Open Access – The Business of Scholarship

At Erasmus University we attended the European premiere of Paywall: The Business of Scholarship, preceded by interesting key notes by Pearl Dykstra, Robert-Jan Smits and Jason Schmitt. Some observations:

  • Robert-Jan Smits answered questions by a Springer representative and Leo van der Wees, project manager of Stichting OpenRecht, concerning the role of publishers. He acknowledged the contribution of publishers to the dissemination of research and wants them to be part of the change. But he also made it clear that the Academic Community should set the conditions (and they have done so in Plan S), not the publishers.
  • Again, on Green OA and plan S, Smits emphasized that Plan S only sets the conditions for the immediate open access under a CC-BY license with copyright for the author. The plan does not aim for one specific model but can include Green, Gold and Diamond.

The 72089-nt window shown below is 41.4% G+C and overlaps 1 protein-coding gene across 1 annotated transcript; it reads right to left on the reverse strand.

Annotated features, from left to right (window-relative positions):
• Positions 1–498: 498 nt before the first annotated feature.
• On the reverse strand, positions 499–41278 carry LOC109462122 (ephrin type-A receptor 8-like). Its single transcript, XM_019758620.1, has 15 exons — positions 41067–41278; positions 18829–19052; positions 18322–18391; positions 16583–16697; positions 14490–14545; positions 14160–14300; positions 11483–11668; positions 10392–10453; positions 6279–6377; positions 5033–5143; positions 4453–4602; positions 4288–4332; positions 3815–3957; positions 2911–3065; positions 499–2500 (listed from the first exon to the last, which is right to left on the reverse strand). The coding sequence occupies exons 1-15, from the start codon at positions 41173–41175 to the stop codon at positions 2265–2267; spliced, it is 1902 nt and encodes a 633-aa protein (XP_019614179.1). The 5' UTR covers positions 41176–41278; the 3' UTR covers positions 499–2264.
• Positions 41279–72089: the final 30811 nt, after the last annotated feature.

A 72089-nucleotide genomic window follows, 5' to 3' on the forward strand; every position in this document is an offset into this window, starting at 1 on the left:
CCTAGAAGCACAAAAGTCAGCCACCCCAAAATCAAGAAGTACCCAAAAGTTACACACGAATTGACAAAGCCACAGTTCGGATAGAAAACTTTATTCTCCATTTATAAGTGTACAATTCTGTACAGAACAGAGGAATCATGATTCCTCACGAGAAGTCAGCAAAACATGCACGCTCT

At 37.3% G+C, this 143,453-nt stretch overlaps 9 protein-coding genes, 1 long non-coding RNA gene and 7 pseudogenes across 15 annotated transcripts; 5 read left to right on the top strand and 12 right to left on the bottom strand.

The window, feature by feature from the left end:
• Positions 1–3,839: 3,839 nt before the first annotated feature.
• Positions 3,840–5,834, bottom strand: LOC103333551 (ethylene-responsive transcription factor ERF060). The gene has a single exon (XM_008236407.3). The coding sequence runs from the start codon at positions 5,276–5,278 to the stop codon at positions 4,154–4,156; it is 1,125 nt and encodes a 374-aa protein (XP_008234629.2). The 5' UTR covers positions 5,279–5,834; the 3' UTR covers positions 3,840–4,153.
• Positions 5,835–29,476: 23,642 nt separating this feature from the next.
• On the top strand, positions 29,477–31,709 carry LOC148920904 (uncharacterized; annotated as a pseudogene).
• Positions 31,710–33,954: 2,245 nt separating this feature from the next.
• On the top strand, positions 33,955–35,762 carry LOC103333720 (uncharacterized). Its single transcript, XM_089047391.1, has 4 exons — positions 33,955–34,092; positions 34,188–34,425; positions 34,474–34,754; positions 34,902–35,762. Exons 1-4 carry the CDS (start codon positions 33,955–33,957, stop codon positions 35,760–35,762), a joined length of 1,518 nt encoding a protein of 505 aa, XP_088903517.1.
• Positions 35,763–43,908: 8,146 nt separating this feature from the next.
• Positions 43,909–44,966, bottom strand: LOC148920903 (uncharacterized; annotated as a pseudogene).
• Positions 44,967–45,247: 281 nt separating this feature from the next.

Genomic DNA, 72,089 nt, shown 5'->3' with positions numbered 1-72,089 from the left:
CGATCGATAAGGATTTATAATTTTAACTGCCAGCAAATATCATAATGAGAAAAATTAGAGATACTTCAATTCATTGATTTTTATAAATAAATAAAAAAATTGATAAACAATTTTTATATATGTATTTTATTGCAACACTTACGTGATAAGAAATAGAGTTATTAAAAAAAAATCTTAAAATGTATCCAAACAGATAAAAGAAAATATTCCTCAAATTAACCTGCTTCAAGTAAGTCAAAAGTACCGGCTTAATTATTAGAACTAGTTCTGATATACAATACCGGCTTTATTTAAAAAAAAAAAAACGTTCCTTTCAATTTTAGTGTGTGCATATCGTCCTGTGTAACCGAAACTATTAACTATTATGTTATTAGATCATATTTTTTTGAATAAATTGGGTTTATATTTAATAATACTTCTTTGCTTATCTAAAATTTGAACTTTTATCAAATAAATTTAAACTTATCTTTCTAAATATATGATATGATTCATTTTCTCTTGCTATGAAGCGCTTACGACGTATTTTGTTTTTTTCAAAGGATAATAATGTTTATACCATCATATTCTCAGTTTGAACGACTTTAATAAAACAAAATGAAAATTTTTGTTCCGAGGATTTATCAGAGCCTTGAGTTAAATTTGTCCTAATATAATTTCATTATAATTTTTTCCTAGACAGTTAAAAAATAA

• There will be an implementation plan for plan S (including the proverbial devil and details) by the end of the year.
  • Jason Schmitt gave a passionate introduction to his movie Paywall: The Business of Scholarship. His view on the pace of change was very different from plan S, talking about the OA communities work for future generations (in contrast to 100% OA in 2020). He referred to  the Ford Model T, which hadn’t changed significantly 10 years in production (https://en.wikipedia.org/wiki/Ford_Model_T#Gallery for proof of this).
  • Side note: after reading the Wikipedia lemma on the Ford Model T, it offers other desirable analogies with Open Access, not pursued by Jason Schmitt. For instance with the increase in the numbers of Model T’s produced every year the price for a single car dropped significantly. Also the resistance to change the Model T (being all the car a person could ever need) eventually led to the loss in market share to other manufacturers.

You can also read the report on the meeting at Science Guide (in Dutch)

Jan de Boer / Sandrien Banens

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